- Mexican shootout: This process (also commonly referred to as a Dutch auction), begins with both deadlocked parties submitting sealed bids containing the minimum price for which they would be willing to sell their share of the business. The highest bid wins, and the winning bidder is obligated to then buy the loser’s share – but at the price the loser submitted.
- Arbitration: A straightforward (binding) arbitration process overseen by an agreed-upon neutral third party.
- Additional directors/third-party advisors: Third-party advisors who are trusted and respected by both parties will settle the dispute in a manner that they consider to be in the best interests of the company (without regard to who wants what).
These are just a few of the proven processes and strategies for resolving a corporate deadlock. By no means is this list comprehensive. Each business should identify a solution that works for them.
One thing to keep in mind is that the best way to resolve a deadlock is, if at all possible, to avoiddramatic remedies in the first place. It is best to advise clients preparing or updating their governing instruments to plan for the worst and hope for the best by including deadlock resolution provisions that foster collaborative solutions where possible. Also, encourage clients to give themselves some time (typically at least 2-4 weeks) to come to a mutual agreement, and then another 2-4 weeks to participate in guided mediation. If the deadlock is not resolved during that time, only then should you proceed with one of the processes outlined above.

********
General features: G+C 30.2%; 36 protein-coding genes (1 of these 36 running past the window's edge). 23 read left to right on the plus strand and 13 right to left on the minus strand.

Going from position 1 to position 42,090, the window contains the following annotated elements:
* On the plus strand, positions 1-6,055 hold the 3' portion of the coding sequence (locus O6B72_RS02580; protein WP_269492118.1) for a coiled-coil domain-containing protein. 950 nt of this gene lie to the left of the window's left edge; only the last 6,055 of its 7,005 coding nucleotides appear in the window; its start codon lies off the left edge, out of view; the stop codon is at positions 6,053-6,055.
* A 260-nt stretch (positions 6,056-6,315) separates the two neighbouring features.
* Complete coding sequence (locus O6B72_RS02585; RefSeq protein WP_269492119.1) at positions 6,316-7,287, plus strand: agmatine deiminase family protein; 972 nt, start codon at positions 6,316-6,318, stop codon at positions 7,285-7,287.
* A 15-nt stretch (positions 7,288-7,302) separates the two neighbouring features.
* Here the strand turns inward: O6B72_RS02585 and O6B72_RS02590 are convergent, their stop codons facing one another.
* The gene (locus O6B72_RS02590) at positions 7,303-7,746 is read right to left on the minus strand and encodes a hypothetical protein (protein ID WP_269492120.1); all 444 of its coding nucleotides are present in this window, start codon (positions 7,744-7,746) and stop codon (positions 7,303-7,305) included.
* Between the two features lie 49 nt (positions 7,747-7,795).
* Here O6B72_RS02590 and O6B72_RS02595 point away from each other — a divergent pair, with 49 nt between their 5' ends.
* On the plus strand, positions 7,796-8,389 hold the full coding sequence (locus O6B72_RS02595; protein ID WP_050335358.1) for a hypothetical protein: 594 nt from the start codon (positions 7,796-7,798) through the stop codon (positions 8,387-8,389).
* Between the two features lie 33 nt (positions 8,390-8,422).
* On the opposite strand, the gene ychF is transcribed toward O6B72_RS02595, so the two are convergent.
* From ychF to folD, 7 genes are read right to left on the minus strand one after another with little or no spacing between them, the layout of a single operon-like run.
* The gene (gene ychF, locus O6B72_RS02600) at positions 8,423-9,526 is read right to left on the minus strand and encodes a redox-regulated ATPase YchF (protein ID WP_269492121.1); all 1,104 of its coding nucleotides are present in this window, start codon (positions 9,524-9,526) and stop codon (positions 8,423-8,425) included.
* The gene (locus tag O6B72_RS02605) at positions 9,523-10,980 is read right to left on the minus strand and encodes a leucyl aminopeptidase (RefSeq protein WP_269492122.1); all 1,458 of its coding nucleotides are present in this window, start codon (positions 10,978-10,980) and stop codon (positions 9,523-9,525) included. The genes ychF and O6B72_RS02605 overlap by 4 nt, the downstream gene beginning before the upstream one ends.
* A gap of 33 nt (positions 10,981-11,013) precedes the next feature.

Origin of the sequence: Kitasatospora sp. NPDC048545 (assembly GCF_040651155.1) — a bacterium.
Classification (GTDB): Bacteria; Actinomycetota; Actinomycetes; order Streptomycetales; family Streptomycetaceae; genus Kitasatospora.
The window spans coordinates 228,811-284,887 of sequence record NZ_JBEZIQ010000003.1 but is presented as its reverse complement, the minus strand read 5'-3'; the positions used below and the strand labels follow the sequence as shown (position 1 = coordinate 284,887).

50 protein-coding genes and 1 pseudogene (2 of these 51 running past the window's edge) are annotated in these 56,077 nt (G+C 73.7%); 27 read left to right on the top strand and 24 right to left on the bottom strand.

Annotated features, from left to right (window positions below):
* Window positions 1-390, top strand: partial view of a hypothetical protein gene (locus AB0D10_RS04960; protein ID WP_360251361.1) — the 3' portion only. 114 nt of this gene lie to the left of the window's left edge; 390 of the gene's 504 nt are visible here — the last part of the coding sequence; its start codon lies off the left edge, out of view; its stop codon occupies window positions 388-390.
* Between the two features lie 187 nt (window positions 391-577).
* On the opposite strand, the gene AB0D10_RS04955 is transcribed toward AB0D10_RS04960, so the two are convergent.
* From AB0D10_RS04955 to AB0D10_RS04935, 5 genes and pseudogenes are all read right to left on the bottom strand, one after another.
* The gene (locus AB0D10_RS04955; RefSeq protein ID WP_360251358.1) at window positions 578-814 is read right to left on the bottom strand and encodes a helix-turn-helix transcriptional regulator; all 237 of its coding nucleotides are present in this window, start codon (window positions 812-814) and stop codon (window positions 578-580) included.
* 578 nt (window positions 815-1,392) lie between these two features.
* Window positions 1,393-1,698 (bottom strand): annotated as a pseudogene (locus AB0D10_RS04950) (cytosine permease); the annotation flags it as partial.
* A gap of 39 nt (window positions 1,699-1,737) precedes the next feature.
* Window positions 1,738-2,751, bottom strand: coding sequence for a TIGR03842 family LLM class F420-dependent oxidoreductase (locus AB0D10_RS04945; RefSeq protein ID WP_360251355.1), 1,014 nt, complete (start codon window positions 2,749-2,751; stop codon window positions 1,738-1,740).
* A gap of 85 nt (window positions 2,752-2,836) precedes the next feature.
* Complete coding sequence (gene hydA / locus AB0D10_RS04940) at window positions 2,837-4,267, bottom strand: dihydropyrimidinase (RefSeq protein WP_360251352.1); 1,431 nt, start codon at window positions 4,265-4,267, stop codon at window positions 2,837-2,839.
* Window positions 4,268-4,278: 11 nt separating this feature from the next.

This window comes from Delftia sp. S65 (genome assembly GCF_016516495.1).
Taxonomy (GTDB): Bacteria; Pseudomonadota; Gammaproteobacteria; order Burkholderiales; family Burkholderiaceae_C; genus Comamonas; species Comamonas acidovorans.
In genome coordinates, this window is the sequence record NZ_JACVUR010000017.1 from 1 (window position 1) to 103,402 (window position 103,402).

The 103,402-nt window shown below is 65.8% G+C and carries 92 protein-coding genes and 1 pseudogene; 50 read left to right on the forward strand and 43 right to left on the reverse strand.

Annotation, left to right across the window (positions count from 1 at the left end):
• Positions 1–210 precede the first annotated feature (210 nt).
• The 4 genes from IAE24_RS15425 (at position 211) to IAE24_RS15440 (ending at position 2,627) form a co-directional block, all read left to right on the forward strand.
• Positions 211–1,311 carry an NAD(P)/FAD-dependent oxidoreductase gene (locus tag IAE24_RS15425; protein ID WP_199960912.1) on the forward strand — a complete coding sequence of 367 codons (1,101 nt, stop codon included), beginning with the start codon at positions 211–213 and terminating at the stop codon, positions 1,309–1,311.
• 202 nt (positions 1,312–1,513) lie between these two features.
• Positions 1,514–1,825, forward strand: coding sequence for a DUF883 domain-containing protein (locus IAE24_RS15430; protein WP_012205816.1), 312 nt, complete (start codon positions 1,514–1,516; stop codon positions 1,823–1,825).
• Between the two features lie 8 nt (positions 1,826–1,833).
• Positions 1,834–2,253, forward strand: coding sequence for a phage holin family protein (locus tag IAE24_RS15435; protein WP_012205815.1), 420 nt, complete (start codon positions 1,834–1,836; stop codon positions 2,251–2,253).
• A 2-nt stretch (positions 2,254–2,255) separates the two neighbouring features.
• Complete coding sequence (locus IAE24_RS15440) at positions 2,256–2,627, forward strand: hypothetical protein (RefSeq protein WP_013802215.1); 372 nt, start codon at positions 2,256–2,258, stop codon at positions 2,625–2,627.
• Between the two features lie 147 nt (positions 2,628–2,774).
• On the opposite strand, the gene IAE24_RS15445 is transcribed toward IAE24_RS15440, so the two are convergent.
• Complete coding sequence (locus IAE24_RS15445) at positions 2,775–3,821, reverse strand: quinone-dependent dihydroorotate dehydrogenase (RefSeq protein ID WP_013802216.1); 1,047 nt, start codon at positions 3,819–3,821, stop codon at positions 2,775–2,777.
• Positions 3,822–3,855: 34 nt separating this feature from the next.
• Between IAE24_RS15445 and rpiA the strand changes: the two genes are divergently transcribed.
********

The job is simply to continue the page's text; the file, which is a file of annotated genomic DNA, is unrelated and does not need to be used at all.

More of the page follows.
Decision-makers with questions about corporate governance or resolving shareholder disputes would be wise to reach out to experienced legal counsel, preferably a trusted legal resource with a robust corporate law practice group and a reputation of exceeding client’s expectations.
Read the original article on Corporate Counsel Connect, part of the Thomson Reuters.